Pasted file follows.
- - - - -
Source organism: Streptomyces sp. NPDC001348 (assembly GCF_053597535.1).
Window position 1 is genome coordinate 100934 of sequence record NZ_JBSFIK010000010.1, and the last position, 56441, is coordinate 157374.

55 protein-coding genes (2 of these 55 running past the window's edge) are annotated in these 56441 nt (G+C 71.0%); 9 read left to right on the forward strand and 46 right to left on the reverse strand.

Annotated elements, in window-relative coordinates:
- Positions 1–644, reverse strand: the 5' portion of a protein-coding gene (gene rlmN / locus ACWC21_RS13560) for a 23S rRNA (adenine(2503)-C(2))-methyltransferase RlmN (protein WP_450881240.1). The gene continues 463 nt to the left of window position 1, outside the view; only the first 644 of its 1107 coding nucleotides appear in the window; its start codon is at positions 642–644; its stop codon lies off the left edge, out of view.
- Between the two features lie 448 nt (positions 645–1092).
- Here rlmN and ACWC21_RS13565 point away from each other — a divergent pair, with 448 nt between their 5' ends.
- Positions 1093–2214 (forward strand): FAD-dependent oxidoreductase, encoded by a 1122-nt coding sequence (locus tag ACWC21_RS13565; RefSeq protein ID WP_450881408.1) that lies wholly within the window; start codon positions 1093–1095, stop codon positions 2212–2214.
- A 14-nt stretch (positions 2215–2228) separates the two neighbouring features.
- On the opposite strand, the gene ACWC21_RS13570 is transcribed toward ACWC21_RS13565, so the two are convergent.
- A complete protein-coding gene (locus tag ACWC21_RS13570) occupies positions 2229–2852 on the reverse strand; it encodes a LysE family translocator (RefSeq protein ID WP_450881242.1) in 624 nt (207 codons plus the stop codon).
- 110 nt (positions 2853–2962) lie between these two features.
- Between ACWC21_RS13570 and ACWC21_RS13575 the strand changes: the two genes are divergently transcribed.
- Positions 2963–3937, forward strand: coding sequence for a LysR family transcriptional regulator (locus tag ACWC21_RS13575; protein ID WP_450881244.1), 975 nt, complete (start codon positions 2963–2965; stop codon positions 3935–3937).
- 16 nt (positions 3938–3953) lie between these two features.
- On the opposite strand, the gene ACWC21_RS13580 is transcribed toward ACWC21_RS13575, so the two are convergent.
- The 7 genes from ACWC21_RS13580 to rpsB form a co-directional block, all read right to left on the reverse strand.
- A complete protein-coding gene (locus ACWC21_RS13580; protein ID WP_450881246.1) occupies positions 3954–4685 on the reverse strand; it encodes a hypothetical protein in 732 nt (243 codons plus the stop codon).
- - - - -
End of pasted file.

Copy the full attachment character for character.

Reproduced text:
Source organism: Streptomyces sp. NPDC001348 (assembly GCF_053597535.1).
Window position 1 is genome coordinate 100934 of sequence record NZ_JBSFIK010000010.1, and the last position, 56441, is coordinate 157374.

55 protein-coding genes (2 of these 55 running past the window's edge) are annotated in these 56441 nt (G+C 71.0%); 9 read left to right on the forward strand and 46 right to left on the reverse strand.

Annotated elements, in window-relative coordinates:
- Positions 1–644, reverse strand: the 5' portion of a protein-coding gene (gene rlmN / locus ACWC21_RS13560) for a 23S rRNA (adenine(2503)-C(2))-methyltransferase RlmN (protein WP_450881240.1). The gene continues 463 nt to the left of window position 1, outside the view; only the first 644 of its 1107 coding nucleotides appear in the window; its start codon is at positions 642–644; its stop codon lies off the left edge, out of view.
- Between the two features lie 448 nt (positions 645–1092).
- Here rlmN and ACWC21_RS13565 point away from each other — a divergent pair, with 448 nt between their 5' ends.
- Positions 1093–2214 (forward strand): FAD-dependent oxidoreductase, encoded by a 1122-nt coding sequence (locus tag ACWC21_RS13565; RefSeq protein ID WP_450881408.1) that lies wholly within the window; start codon positions 1093–1095, stop codon positions 2212–2214.
- A 14-nt stretch (positions 2215–2228) separates the two neighbouring features.
- On the opposite strand, the gene ACWC21_RS13570 is transcribed toward ACWC21_RS13565, so the two are convergent.
- A complete protein-coding gene (locus tag ACWC21_RS13570) occupies positions 2229–2852 on the reverse strand; it encodes a LysE family translocator (RefSeq protein ID WP_450881242.1) in 624 nt (207 codons plus the stop codon).
- 110 nt (positions 2853–2962) lie between these two features.
- Between ACWC21_RS13570 and ACWC21_RS13575 the strand changes: the two genes are divergently transcribed.
- Positions 2963–3937, forward strand: coding sequence for a LysR family transcriptional regulator (locus tag ACWC21_RS13575; protein ID WP_450881244.1), 975 nt, complete (start codon positions 2963–2965; stop codon positions 3935–3937).
- 16 nt (positions 3938–3953) lie between these two features.
- On the opposite strand, the gene ACWC21_RS13580 is transcribed toward ACWC21_RS13575, so the two are convergent.
- The 7 genes from ACWC21_RS13580 to rpsB form a co-directional block, all read right to left on the reverse strand.
- A complete protein-coding gene (locus ACWC21_RS13580; protein ID WP_450881246.1) occupies positions 3954–4685 on the reverse strand; it encodes a hypothetical protein in 732 nt (243 codons plus the stop codon).